You May Like

Multimedia Relatives of South Korean Ferry Victims Fire at Authorities

36 people are confirmed dead, but some 266 remain trapped on board More

War Legacy Haunts Vietnam, US Relations

$84 million project aims to clean up soil contaminated by Agent Orange More

Wikipedia Proves Useful for Tracking Flu

Technique gave better results than Center for Disease Control (CDC) and Google’s Flu Trends More

This forum has been closed.
Comments
     
There are no comments in this forum. Be first and add one

Featured Videos

Your JavaScript is turned off or you have an old version of Adobe's Flash Player. Get the latest Flash player.
Ukraine, Russia, United in Faith, Divided in Politicsi
X
Michael Eckels
April 19, 2014
There is a strong historical religious connection between Russia and Ukraine. But what role is religion playing in the current conflict? In the run-up to Easter, Michael Eckels in Moscow reports for VOA.
Video

Video Ukraine, Russia, United in Faith, Divided in Politics

There is a strong historical religious connection between Russia and Ukraine. But what role is religion playing in the current conflict? In the run-up to Easter, Michael Eckels in Moscow reports for VOA.
Video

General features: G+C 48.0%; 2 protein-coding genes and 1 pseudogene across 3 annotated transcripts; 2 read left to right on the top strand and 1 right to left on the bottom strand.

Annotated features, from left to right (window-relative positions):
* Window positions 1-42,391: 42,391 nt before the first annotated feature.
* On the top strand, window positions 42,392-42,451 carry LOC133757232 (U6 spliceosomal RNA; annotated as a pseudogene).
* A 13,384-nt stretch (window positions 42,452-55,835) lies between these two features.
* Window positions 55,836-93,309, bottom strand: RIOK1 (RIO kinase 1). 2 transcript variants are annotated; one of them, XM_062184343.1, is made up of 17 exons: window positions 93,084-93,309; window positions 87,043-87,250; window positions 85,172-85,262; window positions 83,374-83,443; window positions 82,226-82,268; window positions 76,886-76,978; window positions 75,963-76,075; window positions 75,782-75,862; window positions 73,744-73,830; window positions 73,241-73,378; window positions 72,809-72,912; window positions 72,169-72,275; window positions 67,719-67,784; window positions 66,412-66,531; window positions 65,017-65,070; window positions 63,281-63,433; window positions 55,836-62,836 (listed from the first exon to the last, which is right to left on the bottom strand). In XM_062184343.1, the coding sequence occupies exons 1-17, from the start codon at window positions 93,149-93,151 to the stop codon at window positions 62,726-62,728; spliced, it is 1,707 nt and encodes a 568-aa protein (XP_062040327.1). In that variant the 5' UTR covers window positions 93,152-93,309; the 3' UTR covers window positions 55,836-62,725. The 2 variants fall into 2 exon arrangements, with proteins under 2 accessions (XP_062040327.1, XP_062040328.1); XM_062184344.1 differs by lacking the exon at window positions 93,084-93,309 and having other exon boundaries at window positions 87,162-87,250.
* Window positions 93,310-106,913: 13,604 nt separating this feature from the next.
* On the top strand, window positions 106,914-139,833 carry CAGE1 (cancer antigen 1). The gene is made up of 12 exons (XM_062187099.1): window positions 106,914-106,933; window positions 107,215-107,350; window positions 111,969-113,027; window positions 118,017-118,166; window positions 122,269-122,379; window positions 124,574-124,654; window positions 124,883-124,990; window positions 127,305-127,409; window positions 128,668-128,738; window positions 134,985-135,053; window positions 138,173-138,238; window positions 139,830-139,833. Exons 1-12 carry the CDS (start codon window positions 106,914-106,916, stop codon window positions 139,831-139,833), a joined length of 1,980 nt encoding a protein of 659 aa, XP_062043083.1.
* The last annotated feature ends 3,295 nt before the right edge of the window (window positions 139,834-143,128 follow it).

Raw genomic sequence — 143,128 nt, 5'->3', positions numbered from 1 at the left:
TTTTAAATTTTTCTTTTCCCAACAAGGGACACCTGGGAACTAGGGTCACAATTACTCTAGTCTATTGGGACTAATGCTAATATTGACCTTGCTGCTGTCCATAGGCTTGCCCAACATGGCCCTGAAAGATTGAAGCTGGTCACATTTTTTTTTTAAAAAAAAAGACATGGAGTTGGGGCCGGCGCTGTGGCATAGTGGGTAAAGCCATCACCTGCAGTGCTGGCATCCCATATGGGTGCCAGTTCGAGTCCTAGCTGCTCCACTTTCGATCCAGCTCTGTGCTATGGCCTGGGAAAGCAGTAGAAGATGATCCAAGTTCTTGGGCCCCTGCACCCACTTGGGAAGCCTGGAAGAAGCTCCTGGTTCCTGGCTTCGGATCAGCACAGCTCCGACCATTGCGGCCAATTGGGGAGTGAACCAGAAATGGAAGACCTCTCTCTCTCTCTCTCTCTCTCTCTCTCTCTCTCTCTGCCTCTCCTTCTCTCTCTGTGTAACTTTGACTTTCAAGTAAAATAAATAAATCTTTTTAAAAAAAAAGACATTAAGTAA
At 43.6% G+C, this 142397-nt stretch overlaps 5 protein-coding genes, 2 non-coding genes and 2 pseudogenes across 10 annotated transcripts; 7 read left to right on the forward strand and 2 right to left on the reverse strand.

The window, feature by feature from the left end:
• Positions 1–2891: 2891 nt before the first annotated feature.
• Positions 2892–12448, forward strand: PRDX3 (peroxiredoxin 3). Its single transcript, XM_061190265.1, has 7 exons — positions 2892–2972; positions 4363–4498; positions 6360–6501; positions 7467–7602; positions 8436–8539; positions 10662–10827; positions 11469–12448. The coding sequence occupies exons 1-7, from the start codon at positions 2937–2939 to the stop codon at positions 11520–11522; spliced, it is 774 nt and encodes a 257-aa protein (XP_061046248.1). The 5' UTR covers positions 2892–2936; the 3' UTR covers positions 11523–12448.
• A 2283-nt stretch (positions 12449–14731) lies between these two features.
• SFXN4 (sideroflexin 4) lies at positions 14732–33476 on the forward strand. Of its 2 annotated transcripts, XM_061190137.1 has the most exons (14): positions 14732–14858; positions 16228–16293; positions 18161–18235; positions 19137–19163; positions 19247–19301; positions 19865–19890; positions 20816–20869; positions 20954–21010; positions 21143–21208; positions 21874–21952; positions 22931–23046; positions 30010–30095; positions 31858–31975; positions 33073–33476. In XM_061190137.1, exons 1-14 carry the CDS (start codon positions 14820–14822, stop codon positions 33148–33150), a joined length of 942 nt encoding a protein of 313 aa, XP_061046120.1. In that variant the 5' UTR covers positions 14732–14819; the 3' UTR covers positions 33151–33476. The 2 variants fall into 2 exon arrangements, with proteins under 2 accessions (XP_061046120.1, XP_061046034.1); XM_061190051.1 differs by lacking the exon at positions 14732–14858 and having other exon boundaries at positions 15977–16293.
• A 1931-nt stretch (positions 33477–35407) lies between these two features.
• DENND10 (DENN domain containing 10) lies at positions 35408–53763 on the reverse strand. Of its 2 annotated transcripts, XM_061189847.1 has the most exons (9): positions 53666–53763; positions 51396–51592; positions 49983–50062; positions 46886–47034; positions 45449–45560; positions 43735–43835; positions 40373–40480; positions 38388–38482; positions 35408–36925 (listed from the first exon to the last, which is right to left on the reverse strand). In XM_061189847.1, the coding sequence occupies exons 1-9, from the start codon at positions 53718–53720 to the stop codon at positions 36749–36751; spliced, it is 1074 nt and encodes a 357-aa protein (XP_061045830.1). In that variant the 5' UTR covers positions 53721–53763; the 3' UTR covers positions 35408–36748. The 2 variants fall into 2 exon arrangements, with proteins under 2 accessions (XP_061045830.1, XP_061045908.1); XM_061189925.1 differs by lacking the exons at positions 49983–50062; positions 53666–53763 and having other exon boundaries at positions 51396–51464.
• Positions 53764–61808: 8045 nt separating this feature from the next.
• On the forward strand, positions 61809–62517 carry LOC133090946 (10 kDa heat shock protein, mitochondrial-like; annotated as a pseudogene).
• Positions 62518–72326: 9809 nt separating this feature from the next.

Video Face of American Farmer is Changing

The average American farmer is now 58 years old, and farmers 65 and older are the fastest growing segment of the population. It’s a troubling trend signaling big changes ahead for American agriculture as aging farmers retire. Reporter Mike Osborne says a new report from the U.S. Census Bureau is suggesting what some of those changes might look like... and why they might not be so troubling.
Video

Video Donetsk Governor: Ukraine Military Assault 'Delicate But Necessary'

Around a dozen state buildings in eastern Ukraine remain in the hands of pro-Russian protesters who are demanding a referendum on self-rule. The governor of the whole Donetsk region is among those forced out by the protesters. He spoke to VOA's Henry Ridgwell from his temporary new office in Donetsk city.
Video

Video Drones May Soon Send Data From High Seas

Drones are usually associated with unmanned flying vehicles, but autonomous watercraft are also becoming useful tools for jobs ranging from scientific exploration to law enforcement to searching for a missing airliner in the Indian Ocean. VOA’s George Putic reports on sea-faring drones.